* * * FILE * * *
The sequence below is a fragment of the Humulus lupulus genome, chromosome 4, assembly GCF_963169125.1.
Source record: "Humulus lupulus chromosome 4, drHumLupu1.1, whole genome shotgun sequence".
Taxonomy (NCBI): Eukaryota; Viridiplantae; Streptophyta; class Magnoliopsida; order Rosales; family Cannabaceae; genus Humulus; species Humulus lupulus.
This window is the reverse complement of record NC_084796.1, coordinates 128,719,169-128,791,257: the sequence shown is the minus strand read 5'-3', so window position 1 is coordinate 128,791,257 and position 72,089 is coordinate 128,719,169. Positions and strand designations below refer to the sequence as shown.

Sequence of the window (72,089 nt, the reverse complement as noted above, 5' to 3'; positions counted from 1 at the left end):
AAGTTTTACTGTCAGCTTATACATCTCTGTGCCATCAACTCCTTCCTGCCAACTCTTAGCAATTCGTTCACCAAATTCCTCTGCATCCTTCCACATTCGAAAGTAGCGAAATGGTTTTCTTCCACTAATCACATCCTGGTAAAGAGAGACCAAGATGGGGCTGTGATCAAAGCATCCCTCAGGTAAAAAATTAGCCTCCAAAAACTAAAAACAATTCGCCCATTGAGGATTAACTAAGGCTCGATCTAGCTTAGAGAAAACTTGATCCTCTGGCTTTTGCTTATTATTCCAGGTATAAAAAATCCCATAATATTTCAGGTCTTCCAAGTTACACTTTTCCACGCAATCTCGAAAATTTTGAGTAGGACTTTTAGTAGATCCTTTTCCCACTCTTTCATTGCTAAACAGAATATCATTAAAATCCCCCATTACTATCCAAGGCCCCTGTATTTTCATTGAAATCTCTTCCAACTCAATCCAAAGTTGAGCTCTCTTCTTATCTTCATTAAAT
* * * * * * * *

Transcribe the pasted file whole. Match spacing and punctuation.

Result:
The sequence below is a fragment of the Humulus lupulus genome, chromosome 4, assembly GCF_963169125.1.
Source record: "Humulus lupulus chromosome 4, drHumLupu1.1, whole genome shotgun sequence".
Taxonomy (NCBI): Eukaryota; Viridiplantae; Streptophyta; class Magnoliopsida; order Rosales; family Cannabaceae; genus Humulus; species Humulus lupulus.
This window is the reverse complement of record NC_084796.1, coordinates 128,719,169-128,791,257: the sequence shown is the minus strand read 5'-3', so window position 1 is coordinate 128,791,257 and position 72,089 is coordinate 128,719,169. Positions and strand designations below refer to the sequence as shown.

Sequence of the window (72,089 nt, the reverse complement as noted above, 5' to 3'; positions counted from 1 at the left end):
AAGTTTTACTGTCAGCTTATACATCTCTGTGCCATCAACTCCTTCCTGCCAACTCTTAGCAATTCGTTCACCAAATTCCTCTGCATCCTTCCACATTCGAAAGTAGCGAAATGGTTTTCTTCCACTAATCACATCCTGGTAAAGAGAGACCAAGATGGGGCTGTGATCAAAGCATCCCTCAGGTAAAAAATTAGCCTCCAAAAACTAAAAACAATTCGCCCATTGAGGATTAACTAAGGCTCGATCTAGCTTAGAGAAAACTTGATCCTCTGGCTTTTGCTTATTATTCCAGGTATAAAAAATCCCATAATATTTCAGGTCTTCCAAGTTACACTTTTCCACGCAATCTCGAAAATTTTGAGTAGGACTTTTAGTAGATCCTTTTCCCACTCTTTCATTGCTAAACAGAATATCATTAAAATCCCCCATTACTATCCAAGGCCCCTGTATTTTCATTGAAATCTCTTCCAACTCAATCCAAAGTTGAGCTCTCTTCTTATCTTCATTAAAT